The First Day of Spring

With snow in the forecast, we welcome the first day of spring!
IMG_4213The glory of springtime is the promise of things to come. The springtime frosts will continue, eventually giving way to the warmth of May and June. The buds begin to leaf out on the trees and the lilac shrubs, poppies and daffodils and tulips push their way above the soil, and beneath the layer of last year’s grass, a new world of green is springing up. Springtime is the season of anticipation – Anticipation of new life, baby creatures in nests and dens, delicate flower life, fresh rain on the earth, new birdsongs, new color to the landscape. We can begin to imagine the fruitful garden we hope to enjoy in the summer, the hopeful harvests of wild fruits, the putting up of produce. We can begin to imagine the heat on our backs, cool dirt between our toes, sunburnt noses, ice-cold tea, picnics, hikes, warm evenings and cool nights. Springtime is a time of promise.
IMG_8716I’m looking forward to prowling around in search of flowers, or stopping in awe at the sight of speckled fawns, or feeling rain on my face and hearing the sound of thunder in the distance. I’m already savoring the longer days, the warmer temperatures, the fragrant mornings.

Winter has left us, but she will return in season. For now, we welcome spring.

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Happy March!

The month of springtime is here! After the taste of early spring we had last week and the week before, it was hard to settle back into winter mode – And it still is winter! Once you’ve gotten out the sandals for a few days, and shed the jackets and coats and many layers of wintertime, and hiked without mittens, hats, and scarves, a return to winter is a little daunting. A beautiful snowfall yesterday and last week make my soul sparkle, but there is something exciting about the first day of March. Springtime is just around the corner, bringing new adventures and new scenery and new life and the hunt for the elusive pasque flower.
IMG_3024In the warming days we’ve had, I’ve smelled again the damp earth, the warm fragrance of old leaves carpeting the woods, the perfume of freshness and newness and greenness. I’ve seen the buds on the lilac stems, felt the mosses growing lush in the ravines. Just a hint of what is to come, but it whets the appetite for springtime. I am looking forward to the smell of rain, the longer days, a greener earth.

Spring is coming.

Happy March!

Laura Elizabeth

May Day Blue

Yesterday I mused wistfully that Harney Peak frosted white would have been stunning under a clear blue sky. The drive to church this morning didn’t disappoint! We’ve hardly seen the sun in the last week or so, but this morning it finally decided to come out and wake everything up! Amazingly enough, we had left sufficiently early for church this morning so that we actually had time to pull over on Palmer Creek Road on Hwy 244 so I could snap a few pictures.
IMG_0194Other than on Harney Peak and the rest of the high-elevation hills which were glazed with frost, everything has greened up, refreshed by the rain and snow we’ve had over the last couple of weeks. Over the next few weeks, spring will truly come rushing in!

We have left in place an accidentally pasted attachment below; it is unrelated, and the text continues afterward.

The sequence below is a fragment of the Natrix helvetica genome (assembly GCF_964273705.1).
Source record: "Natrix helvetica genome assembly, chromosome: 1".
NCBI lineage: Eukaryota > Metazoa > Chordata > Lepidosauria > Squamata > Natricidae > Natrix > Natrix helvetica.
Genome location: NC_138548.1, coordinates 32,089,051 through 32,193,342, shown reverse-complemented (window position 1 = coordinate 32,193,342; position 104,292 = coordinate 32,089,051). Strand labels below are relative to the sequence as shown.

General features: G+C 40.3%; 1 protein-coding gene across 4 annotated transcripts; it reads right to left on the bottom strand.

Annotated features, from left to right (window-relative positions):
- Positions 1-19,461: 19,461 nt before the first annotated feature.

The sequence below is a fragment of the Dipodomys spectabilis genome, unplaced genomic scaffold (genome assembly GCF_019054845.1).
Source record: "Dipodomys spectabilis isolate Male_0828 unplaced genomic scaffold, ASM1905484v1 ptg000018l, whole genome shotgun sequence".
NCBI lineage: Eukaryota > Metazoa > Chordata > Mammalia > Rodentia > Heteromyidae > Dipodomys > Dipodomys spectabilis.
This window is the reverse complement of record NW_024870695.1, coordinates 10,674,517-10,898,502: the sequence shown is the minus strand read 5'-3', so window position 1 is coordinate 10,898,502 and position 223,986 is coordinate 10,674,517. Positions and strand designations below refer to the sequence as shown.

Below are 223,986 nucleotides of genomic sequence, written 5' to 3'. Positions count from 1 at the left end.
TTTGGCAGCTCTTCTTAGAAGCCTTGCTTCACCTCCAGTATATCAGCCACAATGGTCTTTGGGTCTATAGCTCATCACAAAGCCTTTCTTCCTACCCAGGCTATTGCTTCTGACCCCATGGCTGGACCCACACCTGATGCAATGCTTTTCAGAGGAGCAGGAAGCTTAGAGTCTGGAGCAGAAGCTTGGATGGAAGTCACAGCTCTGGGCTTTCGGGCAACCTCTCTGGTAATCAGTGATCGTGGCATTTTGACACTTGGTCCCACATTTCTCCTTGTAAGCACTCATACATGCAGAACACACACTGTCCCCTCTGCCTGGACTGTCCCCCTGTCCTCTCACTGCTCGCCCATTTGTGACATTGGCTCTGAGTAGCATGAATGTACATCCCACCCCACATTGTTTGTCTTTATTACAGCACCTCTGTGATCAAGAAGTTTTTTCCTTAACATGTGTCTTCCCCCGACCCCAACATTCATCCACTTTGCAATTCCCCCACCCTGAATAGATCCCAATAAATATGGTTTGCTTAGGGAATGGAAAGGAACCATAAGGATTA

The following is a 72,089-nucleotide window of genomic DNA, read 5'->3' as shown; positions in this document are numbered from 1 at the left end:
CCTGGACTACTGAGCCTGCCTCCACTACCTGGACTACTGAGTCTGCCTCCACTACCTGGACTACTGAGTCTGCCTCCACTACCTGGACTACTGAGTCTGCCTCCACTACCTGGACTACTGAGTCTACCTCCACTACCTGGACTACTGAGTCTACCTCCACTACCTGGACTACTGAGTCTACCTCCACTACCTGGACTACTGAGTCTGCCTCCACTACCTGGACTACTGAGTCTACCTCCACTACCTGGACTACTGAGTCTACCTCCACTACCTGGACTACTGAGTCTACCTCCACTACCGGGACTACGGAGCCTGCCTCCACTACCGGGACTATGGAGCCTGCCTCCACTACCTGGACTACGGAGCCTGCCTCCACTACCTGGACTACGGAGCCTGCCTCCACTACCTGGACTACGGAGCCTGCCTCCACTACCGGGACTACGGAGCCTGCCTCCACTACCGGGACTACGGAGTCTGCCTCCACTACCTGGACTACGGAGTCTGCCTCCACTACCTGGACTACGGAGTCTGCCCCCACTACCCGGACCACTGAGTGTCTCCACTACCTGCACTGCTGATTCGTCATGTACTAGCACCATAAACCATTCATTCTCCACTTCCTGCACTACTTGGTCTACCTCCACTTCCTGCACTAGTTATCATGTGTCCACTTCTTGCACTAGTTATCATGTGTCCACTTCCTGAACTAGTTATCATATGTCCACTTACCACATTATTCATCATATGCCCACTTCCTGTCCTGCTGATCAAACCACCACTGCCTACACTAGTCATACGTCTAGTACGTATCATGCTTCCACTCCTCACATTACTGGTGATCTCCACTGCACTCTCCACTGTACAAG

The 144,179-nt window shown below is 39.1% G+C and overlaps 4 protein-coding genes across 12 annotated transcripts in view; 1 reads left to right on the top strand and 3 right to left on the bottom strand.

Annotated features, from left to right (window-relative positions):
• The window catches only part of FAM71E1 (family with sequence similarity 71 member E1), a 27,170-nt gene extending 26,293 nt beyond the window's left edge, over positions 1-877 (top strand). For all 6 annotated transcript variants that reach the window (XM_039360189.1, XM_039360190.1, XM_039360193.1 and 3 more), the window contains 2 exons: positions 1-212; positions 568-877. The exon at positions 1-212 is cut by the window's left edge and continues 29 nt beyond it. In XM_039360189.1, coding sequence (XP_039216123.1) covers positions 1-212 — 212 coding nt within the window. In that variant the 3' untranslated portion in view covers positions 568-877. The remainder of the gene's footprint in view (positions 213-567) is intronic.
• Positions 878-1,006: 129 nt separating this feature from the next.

IMG_0561Twitterpated birds are busy nesting, making a racket in every tree. Goldfinches have gotten their summer plumage and no longer look scruffy, and bluebirds flicker brightly in pastures and from fence post to tree to shrub. Meadowlarks are back to sitting on fence wires, singing their little hearts out – What a life!

This really is a glorious time of the year. What other time of the year can one enjoy the serene beauty of winter and all the fire and life of springtime, all in the same day? And I’m really so glad we live in a world with color.  God didn’t need to create color. But He did.

Laura Elizabeth

Winter Lingers

When I woke up yesterday morning, there was snow on the ground and continuing to fall from a heavy-clouded sky, a wet snow, melting and puddling in the red dirt of the driveway, but lightly coating everything else. I ran outside in my summertime footwear, refusing to go back to socks and boots. “Cold feet, cold feet, cold feet!” I scraped an inch or two of slushy snow off the truck, then ran back to the house for my camera. “Cold feet, cold feet, cold feet!” What a change from our 80-degree weather on Friday and Saturday!
IMG_9888The driveway up to Highway 40 was a fairyland. Trees were silvered with snow, grasses were bent and covered. The springtime landscape was muted and softened and pale. Low-lying cloud cover obscured hills and hilltops, altering the scenes I am used to on my drive in to work. I’ll have to admit, on Monday I wasn’t looking forward to the snow that was expected – But something about a quiet snowfall always changes my mind. The magic never fails to enchant me.
IMG_9878Snow and rain fell pretty much all day yesterday, as temperatures hovered in the 30s and 40s. When it finally warms up, how green everything will be! On the way home, I drove in and out of places where the snow was clinging tenaciously. Higher hilltops had snow on them, and the tops of trees were frosted over.
IMG_9899Living in the mountains, even relatively low-elevation mountains such as the Black Hills, the weather patterns are unpredictable and extremely changeable from one town to the next. As I drove home from church on Sunday, I drove into rain a mile or so outside Custer, as a pickup truck covered in 2 inches of snow whizzed past me the other direction. The snow and slush increased a few more miles down the road, then tapered off as I approached Mt. Rushmore. And at home, it was sunny and springlike.